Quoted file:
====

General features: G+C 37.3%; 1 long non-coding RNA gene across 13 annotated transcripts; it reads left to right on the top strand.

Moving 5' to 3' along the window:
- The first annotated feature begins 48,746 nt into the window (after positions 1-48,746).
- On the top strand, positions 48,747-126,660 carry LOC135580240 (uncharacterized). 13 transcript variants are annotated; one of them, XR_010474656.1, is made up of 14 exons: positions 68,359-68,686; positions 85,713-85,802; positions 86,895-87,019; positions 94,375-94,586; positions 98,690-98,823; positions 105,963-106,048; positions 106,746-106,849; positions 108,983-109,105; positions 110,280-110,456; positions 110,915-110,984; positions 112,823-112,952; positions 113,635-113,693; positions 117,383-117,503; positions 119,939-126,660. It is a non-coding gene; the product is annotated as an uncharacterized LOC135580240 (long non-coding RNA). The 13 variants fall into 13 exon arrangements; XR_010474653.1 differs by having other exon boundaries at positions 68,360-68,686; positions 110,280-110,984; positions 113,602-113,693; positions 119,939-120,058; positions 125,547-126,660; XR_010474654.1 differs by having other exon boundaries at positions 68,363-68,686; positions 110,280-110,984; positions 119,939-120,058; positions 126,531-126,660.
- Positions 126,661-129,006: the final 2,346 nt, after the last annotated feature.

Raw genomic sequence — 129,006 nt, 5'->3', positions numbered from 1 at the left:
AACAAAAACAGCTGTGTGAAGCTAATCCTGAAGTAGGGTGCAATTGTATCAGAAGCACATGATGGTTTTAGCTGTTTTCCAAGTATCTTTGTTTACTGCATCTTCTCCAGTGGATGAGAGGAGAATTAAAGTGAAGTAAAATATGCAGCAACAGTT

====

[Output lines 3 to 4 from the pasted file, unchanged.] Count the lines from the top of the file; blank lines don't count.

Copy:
- The first annotated feature begins 48,746 nt into the window (after positions 1-48,746).
- On the top strand, positions 48,747-126,660 carry LOC135580240 (uncharacterized). 13 transcript variants are annotated; one of them, XR_010474656.1, is made up of 14 exons: positions 68,359-68,686; positions 85,713-85,802; positions 86,895-87,019; positions 94,375-94,586; positions 98,690-98,823; positions 105,963-106,048; positions 106,746-106,849; positions 108,983-109,105; positions 110,280-110,456; positions 110,915-110,984; positions 112,823-112,952; positions 113,635-113,693; positions 117,383-117,503; positions 119,939-126,660. It is a non-coding gene; the product is annotated as an uncharacterized LOC135580240 (long non-coding RNA). The 13 variants fall into 13 exon arrangements; XR_010474653.1 differs by having other exon boundaries at positions 68,360-68,686; positions 110,280-110,984; positions 113,602-113,693; positions 119,939-120,058; positions 125,547-126,660; XR_010474654.1 differs by having other exon boundaries at positions 68,363-68,686; positions 110,280-110,984; positions 119,939-120,058; positions 126,531-126,660.